In this post, lets have a look at how easy it is to configure Managed Service Identity for an Azure Function and how it can be used together with Key Vault to secure sensitive information like Client Ids, Client Secrets and Passwords.
For example, when building an Azure Function which will interact with some data in SharePoint Online, we need a way to authenticate the Function with SharePoint. Two common methods used for authentication are 1) By creating an Add-In registration in SharePoint (appregnew.aspx) and 2) By using Azure AD authentication by creating an App Registration in Azure AD.
In both cases, we need to secure the ClientID and ClientSecret for the registration in such a way that only our calling code has access and any non-admin user browsing the Azure Function in the portal is prevented from seeing the sensitive data. So let's see how we can do that using Managed Service Identity:
1) They very first thing you need to do is make sure that Managed Service Identity is configured for your Function App. You can do this simply by going to Function App Settings -> Managed Service Identity and ensuring that it is turned ON.
2) Create a Key Vault (or go to an existing one) and create two Secrets with names "ClientID" and "ClientSecret". You can also create additional Secrets relevant to your solution here.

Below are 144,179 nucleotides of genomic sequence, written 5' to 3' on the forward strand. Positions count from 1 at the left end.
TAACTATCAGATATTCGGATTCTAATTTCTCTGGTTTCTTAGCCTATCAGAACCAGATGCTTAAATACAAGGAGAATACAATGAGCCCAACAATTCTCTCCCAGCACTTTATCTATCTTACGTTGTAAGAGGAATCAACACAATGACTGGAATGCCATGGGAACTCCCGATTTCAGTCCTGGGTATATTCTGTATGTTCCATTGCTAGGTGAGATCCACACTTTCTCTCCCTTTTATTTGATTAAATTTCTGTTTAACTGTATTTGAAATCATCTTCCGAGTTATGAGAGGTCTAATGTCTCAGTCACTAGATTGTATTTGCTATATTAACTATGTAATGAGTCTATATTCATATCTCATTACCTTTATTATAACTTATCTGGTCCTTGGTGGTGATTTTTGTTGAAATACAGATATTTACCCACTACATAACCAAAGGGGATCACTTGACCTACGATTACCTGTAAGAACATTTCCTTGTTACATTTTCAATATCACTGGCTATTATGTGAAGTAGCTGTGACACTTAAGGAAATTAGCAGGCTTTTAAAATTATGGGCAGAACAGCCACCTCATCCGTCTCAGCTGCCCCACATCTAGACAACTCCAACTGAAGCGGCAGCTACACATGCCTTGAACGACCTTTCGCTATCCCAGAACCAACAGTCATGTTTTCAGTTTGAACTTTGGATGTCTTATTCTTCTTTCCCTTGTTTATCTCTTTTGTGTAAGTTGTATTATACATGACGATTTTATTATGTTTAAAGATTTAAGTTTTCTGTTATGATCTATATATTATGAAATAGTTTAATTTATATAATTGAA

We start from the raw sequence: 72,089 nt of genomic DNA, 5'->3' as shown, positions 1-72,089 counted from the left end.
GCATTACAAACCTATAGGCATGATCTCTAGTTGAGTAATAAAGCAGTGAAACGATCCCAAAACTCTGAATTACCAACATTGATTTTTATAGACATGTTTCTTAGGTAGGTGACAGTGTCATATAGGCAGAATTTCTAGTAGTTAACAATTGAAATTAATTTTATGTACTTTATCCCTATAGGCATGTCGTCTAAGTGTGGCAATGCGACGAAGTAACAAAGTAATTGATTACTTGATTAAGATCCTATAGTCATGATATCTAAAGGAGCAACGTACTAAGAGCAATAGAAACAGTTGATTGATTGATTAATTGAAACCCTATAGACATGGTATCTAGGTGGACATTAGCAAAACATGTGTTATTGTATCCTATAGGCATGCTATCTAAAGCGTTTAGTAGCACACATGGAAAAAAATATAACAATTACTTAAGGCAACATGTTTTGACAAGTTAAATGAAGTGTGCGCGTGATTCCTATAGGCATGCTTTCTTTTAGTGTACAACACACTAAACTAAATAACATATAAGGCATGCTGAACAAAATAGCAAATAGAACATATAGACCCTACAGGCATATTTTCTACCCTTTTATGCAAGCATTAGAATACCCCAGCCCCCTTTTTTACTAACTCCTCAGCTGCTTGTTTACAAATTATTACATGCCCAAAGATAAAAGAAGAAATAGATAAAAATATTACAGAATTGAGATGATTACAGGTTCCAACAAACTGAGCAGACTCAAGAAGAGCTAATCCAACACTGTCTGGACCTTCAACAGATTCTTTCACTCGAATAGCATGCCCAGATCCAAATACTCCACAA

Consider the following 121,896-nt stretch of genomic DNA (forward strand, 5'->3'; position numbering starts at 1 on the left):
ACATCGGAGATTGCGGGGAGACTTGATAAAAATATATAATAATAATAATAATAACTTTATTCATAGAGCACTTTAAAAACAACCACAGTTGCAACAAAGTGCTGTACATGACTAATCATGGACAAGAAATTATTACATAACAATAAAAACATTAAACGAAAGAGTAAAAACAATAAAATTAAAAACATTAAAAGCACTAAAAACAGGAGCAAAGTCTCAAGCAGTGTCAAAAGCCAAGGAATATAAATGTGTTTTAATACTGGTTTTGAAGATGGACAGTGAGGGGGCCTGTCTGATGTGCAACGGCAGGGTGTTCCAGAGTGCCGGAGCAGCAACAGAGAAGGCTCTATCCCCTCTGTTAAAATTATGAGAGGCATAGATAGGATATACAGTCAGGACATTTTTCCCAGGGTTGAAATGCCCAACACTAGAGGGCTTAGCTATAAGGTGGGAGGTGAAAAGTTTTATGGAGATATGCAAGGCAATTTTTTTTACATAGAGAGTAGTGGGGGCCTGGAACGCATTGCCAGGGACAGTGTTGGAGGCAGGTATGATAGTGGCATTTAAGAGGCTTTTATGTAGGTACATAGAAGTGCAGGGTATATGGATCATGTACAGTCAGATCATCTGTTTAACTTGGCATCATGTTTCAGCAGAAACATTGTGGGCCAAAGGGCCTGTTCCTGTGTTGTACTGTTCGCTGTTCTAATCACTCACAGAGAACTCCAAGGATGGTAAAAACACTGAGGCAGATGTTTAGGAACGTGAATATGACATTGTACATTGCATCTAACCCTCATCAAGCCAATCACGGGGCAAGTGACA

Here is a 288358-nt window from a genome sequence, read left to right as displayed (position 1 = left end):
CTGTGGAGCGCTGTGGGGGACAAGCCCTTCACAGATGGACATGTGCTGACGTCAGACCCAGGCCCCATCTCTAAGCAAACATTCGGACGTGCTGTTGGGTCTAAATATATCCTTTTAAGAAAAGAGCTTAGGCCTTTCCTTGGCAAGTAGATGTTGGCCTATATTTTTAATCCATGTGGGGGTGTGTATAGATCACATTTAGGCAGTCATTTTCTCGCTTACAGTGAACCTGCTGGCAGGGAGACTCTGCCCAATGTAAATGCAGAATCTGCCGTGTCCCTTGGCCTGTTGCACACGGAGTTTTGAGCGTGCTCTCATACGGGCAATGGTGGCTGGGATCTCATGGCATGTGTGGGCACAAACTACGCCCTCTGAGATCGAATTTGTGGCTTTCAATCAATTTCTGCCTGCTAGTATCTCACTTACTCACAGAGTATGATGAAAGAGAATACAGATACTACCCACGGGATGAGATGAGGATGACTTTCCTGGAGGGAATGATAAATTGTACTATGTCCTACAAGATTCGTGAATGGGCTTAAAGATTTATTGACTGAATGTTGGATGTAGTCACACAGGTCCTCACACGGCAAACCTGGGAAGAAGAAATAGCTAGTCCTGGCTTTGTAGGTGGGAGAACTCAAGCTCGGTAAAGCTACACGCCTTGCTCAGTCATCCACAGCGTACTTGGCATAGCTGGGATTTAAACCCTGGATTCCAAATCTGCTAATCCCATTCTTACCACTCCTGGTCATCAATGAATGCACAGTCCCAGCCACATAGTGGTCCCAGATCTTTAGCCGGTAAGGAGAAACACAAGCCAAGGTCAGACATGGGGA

3) Now we want our Azure Function App to have permissions to access the Key Vault. To do this, go to Access Policies -> Add New
4) Select the Function App as the principal and make sure under Secret permissions, it has at least the "Get" permission:
5) That's it in terms of the config! Now let's move on to the code to access the secured Client ID and Secret:
Make sure your Azure Function has the following NuGet packages:
And here is an HTTP triggered .NET pre-compiled function which fetches the ClientId and ClientSecret from the Key Vault:
Quick note on pricing for MSI and Key Vault:
MSI is totally free to use and comes with the free version Azure Active Directory. The cost for storing secrets in the Key Vault is charged by number of access operations but it is pretty cheap as well. You could even go a step further and use caching in your code to reduce the number of access operations.
Update (5th August 2018): You can also use MSI when debugging locally. The steps to achieve that are added in this tweet:
This also works with local debugging in Visual Studio. Just make sure— Vardhaman Deshpande (@vrdmn) July 31, 2018
1)The current user has permissions though the Key Vault access policy
2)Using Azure CLI 2.0, sign in with the same user by doing az login
3)F5 debug, enjoy!
Thanks to @__shreyas for the tip! https://t.co/KtLrygwZq8